Autophagy-related genes dominated the group that decrease PFO*-stained cholesterol and/or antibody-stained BMP (yellow dots, Fig. S1 B, bottom right). Autophagocytosed membranes, derived from mitophagy, ER-phagy, or lipophagy, for example, represent a major source of lipid substrates in endolysosomes. Perhaps inhibition of autophagy decreases lysosomal catabolic burden and consequently the amount of BMP needed for lipolytic reactions (Kolter and Sandhoff, 2005), as well as intralysosomal cholesterol levels. Alternatively, upon decreased autophagy activity, endolysosomes may be smaller and more difficult to detect by flow cytometry. Finally, cholesterol homeostasis regulators (green dots), including LDLR, LDLRAP1, and the LDLR chaperones HSP90B1 and MESDC2, as well as SREBF1 and 2, are also prominent among genes that decrease cholesterol or BMP staining upon knockout, consistent with their known roles.
Four genome-wide screens for cholesterol regulators
Several groups have recently reported genome-wide screens to identify cholesterol regulators. Scott et al. (2015) presented an siRNA screen that detected a connection with Wnt signaling. Trinh et al. (2020) measured surface LDLR levels; van den Boomen et al. (2020) employed a synthetic reporter to monitor sterol regulatory element binding transcription factor 1 (SREBP) transcriptional activation; and Chu et al. (2015) used amphotericin to kill cells that succeeded in PM cholesterol delivery. Use of different approaches and/or cell types will surely yield different overall hit profiles. Shown in Fig. S3 is a comparison of three of these screens with the screens presented here. This comparison identified only two completely overlapping hits, LDLR and NPC1; thus, different approaches impact hit discovery. Nevertheless, a number of genes discovered here were also detected by others when compared individually. We uncovered roles for PTDSS1, SNX13, and SNX14 (Fig. S3; see also Figs. 2 and S2), all of which were among the top 104 hits of Trinh et al. (2020). Moreover, several factors that regulate LDLR trafficking, including different subunits of the AP2, Arp2/3, and CCC complexes or the ubiquitin ligase MYLIP, appear in this comparison. Finally, only a few genes are shared between previous screens but not ours (yellow dots, Fig. S3). This comparison confirms the comprehensive nature of the present screens and the importance of independent evaluations of lipid regulatory pathways.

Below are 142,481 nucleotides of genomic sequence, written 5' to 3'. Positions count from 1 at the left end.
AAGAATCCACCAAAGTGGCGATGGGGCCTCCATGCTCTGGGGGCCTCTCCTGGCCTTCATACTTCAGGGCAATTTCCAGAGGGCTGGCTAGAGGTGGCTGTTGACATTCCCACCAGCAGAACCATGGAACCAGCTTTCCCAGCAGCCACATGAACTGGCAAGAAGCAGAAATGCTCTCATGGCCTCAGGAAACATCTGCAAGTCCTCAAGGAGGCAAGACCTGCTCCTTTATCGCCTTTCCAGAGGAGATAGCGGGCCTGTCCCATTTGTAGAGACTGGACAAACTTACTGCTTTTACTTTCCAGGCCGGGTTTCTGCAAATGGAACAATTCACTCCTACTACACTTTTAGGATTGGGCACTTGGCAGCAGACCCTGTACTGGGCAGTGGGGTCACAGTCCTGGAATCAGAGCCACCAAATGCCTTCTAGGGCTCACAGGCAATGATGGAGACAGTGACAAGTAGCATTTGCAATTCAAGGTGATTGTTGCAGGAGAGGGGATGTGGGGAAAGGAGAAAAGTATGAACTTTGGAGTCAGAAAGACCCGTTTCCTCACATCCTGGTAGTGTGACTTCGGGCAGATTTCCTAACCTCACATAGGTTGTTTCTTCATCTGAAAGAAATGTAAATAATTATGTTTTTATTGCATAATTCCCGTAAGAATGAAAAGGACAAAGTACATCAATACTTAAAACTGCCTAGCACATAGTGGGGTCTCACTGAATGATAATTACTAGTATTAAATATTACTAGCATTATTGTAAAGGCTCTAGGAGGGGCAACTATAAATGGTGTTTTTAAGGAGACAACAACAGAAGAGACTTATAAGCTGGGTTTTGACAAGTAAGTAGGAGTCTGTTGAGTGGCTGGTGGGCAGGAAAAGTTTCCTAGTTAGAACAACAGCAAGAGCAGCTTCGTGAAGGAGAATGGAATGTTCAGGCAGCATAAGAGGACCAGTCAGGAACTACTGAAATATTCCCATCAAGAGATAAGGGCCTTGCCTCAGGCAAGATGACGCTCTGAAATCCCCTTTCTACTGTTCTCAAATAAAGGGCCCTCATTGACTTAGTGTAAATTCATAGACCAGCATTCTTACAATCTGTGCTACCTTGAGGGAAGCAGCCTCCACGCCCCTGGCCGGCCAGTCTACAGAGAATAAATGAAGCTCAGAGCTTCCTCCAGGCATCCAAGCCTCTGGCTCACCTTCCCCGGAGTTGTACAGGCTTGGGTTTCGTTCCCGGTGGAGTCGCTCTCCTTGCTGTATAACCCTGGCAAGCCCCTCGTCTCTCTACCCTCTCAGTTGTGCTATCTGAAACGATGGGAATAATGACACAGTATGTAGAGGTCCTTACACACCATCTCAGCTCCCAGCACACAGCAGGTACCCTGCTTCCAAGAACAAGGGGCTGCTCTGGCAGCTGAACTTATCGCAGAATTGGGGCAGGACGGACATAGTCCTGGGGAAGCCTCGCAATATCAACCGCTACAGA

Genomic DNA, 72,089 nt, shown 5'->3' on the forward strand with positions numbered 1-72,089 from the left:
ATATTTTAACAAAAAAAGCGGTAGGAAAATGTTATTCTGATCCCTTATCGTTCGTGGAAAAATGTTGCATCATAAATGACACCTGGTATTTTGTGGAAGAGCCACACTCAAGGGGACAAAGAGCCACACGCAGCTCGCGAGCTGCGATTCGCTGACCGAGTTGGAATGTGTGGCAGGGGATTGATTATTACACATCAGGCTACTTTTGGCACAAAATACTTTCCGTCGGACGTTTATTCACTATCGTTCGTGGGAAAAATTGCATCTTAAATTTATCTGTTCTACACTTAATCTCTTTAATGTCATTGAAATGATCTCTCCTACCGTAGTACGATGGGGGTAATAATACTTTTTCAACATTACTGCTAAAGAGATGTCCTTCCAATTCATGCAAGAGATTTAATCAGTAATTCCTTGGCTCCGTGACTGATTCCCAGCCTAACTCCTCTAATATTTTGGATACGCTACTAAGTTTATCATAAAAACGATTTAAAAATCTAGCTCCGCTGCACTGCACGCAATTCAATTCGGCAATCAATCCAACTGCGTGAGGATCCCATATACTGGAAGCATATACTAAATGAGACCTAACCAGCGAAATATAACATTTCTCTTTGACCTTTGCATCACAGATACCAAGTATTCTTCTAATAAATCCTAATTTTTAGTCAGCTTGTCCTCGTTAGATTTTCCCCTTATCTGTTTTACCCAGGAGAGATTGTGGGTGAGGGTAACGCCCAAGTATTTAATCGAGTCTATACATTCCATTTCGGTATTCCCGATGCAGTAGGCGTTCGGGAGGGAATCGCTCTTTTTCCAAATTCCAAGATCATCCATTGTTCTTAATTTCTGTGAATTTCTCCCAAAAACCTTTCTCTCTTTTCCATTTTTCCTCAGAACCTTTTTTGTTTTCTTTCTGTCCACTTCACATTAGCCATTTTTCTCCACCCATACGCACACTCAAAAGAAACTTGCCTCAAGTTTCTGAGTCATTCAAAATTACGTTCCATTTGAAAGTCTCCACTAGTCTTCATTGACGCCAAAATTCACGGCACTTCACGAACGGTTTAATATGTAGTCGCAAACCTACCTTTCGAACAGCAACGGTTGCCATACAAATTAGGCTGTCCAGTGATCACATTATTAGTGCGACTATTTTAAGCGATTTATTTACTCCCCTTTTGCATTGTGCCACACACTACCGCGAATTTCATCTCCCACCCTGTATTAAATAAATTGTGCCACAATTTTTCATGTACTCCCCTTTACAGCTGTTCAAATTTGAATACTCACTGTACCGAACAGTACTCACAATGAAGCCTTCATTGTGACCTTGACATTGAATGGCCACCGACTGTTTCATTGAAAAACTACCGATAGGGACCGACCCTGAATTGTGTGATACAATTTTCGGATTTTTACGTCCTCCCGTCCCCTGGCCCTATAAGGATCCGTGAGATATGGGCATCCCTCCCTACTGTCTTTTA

All hits identified in both cholesterol and BMP screens revealed the most represented intracellular pathways and processes controlling cholesterol and BMP homeostasis (Figs. S2 and 3). We used colors to indicate decreases (blue) or increases (red) of staining for these two lipids upon knockout, with quadrants of the individual gene nodes showing results for each gene with and without NPC1 function. As expected, many high-confidence interacting hits are involved in LDLR trafficking, SREBP pathway regulation, or early/late endosomal function. Other well-represented functional gene clusters involve autophagy and mTOR signaling, known to play critical roles in cellular lipid homeostasis (Figs. S1 and S2; Thelen and Zoncu, 2017). A large number of interacting hits are involved in transcriptional regulation (Figs. 3 and S2). In addition, we obtained valuable information related to the coordinate function of individual subunits of protein complexes. We detected identical behavior for almost all subunits of the Mediator chromatin remodeling and RISC complexes (Figs. 3 and S2). Genes involved in LDLR recycling are all red (Fig. 3, upper right), suggesting, paradoxically, that PFO*-stained cholesterol accumulates when LDLR cannot recycle. Perhaps this reflects trafficking of another protein(s) that facilitates cholesterol egress or increased receptor degradation followed by LDLR gene up-regulation. Unexpectedly, glycosylation genes are also mostly red (Fig. S2, upper right), possibly reflecting the importance of glycosylation for folding and assembly of membrane proteins that function in cholesterol export.
Complexes involved in late endosomal maturation, such as the RAB7 GEF MON/CCZ1/C18ORF8 (van den Boomen et al., 2020) or the WDR91/81 complex (Casanova and Winckler, 2017), show increased cholesterol or BMP accumulation upon knockout (Fig. S2, bottom), while endosome tethering complexes such as HOPS and Rab7 are mixed (Fig. S2, bottom right): increasing cholesterol and BMP on knockout while decreasing cholesterol and BMP on knockout with U18666A. This phenotypic difference may reflect the different sized endolysosomal compartments generated under the two conditions and/or a possible up-regulation in MVE exocytosis in the presence of U18666A (Strauss et al., 2010).